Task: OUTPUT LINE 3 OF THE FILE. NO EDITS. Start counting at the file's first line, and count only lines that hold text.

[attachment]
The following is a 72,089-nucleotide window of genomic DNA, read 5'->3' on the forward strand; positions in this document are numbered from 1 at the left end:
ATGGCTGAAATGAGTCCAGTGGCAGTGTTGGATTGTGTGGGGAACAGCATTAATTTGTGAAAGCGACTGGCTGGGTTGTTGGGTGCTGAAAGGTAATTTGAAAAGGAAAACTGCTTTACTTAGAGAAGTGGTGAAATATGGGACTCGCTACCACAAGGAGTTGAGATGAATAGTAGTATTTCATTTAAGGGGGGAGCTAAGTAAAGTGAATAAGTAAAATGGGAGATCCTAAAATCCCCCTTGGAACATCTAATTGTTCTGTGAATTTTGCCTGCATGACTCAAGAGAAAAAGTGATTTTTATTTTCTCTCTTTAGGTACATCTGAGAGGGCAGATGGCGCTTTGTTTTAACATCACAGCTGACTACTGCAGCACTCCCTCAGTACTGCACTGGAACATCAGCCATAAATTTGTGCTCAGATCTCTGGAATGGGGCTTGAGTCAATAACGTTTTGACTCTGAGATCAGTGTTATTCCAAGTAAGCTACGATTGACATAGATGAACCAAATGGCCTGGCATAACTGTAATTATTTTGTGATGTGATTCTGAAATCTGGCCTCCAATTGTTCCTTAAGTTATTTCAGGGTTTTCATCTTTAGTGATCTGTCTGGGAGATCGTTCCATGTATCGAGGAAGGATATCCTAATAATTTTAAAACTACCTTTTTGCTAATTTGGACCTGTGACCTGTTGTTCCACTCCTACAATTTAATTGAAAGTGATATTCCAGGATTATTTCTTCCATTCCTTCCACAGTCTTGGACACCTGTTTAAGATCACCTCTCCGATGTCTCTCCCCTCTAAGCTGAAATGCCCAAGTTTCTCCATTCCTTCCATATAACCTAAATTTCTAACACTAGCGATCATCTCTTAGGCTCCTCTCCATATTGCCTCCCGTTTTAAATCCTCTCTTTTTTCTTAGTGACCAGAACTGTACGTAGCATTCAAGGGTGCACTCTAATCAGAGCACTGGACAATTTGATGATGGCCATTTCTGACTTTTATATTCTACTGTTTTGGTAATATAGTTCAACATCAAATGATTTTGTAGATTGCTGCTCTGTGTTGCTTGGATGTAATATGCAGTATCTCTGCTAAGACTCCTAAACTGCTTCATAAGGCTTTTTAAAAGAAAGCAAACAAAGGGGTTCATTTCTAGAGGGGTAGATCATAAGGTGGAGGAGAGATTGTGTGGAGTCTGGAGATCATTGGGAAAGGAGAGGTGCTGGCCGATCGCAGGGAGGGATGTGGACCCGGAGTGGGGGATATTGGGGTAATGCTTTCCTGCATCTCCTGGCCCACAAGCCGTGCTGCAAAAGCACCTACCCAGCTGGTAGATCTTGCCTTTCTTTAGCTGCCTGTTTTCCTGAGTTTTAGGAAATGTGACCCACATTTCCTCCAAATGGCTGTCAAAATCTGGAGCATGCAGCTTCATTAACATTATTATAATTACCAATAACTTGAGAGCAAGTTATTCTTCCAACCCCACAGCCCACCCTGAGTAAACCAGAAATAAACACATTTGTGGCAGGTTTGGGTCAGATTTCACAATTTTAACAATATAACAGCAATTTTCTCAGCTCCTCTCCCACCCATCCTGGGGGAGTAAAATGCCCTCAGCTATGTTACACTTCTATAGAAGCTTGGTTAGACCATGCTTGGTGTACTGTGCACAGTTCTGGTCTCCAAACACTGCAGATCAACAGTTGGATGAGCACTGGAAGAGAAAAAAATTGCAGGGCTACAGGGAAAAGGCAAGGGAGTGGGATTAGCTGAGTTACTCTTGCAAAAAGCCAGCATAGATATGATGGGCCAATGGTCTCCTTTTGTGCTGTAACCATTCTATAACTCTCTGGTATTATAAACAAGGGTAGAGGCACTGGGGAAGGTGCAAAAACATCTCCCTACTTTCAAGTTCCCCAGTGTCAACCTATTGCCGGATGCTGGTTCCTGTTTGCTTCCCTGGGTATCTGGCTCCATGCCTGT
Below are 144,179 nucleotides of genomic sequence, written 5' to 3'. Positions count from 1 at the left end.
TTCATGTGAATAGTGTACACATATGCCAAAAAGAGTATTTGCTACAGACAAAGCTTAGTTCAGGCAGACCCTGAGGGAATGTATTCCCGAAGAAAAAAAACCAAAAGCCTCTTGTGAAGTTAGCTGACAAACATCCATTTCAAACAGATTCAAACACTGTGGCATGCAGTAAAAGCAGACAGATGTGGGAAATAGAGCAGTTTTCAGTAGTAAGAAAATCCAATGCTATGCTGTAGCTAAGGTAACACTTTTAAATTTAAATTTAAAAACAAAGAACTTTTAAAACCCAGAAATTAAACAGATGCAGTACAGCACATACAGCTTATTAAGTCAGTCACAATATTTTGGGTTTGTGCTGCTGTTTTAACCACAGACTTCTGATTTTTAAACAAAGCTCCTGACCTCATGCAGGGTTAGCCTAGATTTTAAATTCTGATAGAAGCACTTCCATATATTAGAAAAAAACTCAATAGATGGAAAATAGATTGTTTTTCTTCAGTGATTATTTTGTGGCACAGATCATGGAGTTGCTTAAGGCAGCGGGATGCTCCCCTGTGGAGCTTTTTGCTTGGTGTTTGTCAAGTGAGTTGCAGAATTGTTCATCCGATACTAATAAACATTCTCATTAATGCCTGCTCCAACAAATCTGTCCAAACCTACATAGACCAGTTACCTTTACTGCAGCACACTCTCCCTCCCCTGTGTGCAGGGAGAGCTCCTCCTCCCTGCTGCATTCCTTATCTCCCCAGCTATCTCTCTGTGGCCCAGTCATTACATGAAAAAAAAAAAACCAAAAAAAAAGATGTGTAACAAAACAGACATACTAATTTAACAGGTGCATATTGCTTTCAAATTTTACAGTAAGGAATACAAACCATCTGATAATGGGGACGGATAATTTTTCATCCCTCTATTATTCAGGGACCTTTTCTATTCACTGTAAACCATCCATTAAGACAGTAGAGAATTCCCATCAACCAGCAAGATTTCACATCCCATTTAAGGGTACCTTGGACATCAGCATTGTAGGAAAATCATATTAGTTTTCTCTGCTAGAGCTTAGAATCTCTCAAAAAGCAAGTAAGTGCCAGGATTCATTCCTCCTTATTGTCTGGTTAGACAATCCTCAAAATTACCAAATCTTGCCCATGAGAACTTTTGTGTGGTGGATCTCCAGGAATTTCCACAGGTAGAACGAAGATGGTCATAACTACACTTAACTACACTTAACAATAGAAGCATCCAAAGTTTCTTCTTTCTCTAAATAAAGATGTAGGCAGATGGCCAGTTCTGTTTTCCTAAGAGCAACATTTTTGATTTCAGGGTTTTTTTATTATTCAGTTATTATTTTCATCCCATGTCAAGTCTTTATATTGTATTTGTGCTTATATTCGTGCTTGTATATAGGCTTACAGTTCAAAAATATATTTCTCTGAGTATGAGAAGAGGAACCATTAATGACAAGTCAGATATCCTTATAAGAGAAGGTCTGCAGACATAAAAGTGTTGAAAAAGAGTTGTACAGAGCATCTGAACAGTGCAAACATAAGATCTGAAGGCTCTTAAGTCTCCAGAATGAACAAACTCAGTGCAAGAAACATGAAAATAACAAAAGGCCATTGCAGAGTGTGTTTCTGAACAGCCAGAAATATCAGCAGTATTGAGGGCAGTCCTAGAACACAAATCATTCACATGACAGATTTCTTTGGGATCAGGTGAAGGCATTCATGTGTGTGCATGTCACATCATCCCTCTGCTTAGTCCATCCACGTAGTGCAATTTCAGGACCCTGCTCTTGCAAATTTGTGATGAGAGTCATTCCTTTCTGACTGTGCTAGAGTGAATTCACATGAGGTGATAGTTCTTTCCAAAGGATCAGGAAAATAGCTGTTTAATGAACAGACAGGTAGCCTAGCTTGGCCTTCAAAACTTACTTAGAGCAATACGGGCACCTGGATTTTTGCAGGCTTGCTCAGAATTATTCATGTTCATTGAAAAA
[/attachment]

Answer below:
Below are 144,179 nucleotides of genomic sequence, written 5' to 3'. Positions count from 1 at the left end.